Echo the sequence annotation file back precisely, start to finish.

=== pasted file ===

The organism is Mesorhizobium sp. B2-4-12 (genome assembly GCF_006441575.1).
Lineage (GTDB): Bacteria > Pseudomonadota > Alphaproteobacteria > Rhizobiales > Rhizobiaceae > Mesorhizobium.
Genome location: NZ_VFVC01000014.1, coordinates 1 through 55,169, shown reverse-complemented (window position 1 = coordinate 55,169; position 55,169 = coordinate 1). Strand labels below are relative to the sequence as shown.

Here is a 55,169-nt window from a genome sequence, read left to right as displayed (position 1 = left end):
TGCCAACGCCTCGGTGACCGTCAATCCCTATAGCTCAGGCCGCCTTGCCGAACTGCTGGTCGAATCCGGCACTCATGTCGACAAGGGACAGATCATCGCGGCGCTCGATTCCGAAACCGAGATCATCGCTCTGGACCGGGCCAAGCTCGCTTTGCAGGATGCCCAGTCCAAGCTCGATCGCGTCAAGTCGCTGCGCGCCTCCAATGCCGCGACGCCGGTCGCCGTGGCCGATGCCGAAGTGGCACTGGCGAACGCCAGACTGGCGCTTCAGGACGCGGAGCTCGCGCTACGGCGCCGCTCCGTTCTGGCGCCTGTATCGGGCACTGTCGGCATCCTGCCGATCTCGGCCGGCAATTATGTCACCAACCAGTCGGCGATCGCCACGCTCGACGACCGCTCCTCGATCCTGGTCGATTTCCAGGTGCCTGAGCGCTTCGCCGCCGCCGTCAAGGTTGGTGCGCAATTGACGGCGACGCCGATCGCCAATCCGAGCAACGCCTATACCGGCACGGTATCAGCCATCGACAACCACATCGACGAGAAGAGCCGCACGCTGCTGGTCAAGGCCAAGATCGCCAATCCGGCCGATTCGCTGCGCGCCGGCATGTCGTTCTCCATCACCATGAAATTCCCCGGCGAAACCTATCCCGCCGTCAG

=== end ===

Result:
The organism is Mesorhizobium sp. B2-4-12 (genome assembly GCF_006441575.1).
Lineage (GTDB): Bacteria > Pseudomonadota > Alphaproteobacteria > Rhizobiales > Rhizobiaceae > Mesorhizobium.
Genome location: NZ_VFVC01000014.1, coordinates 1 through 55,169, shown reverse-complemented (window position 1 = coordinate 55,169; position 55,169 = coordinate 1). Strand labels below are relative to the sequence as shown.

Here is a 55,169-nt window from a genome sequence, read left to right as displayed (position 1 = left end):
TGCCAACGCCTCGGTGACCGTCAATCCCTATAGCTCAGGCCGCCTTGCCGAACTGCTGGTCGAATCCGGCACTCATGTCGACAAGGGACAGATCATCGCGGCGCTCGATTCCGAAACCGAGATCATCGCTCTGGACCGGGCCAAGCTCGCTTTGCAGGATGCCCAGTCCAAGCTCGATCGCGTCAAGTCGCTGCGCGCCTCCAATGCCGCGACGCCGGTCGCCGTGGCCGATGCCGAAGTGGCACTGGCGAACGCCAGACTGGCGCTTCAGGACGCGGAGCTCGCGCTACGGCGCCGCTCCGTTCTGGCGCCTGTATCGGGCACTGTCGGCATCCTGCCGATCTCGGCCGGCAATTATGTCACCAACCAGTCGGCGATCGCCACGCTCGACGACCGCTCCTCGATCCTGGTCGATTTCCAGGTGCCTGAGCGCTTCGCCGCCGCCGTCAAGGTTGGTGCGCAATTGACGGCGACGCCGATCGCCAATCCGAGCAACGCCTATACCGGCACGGTATCAGCCATCGACAACCACATCGACGAGAAGAGCCGCACGCTGCTGGTCAAGGCCAAGATCGCCAATCCGGCCGATTCGCTGCGCGCCGGCATGTCGTTCTCCATCACCATGAAATTCCCCGGCGAAACCTATCCCGCCGTCAG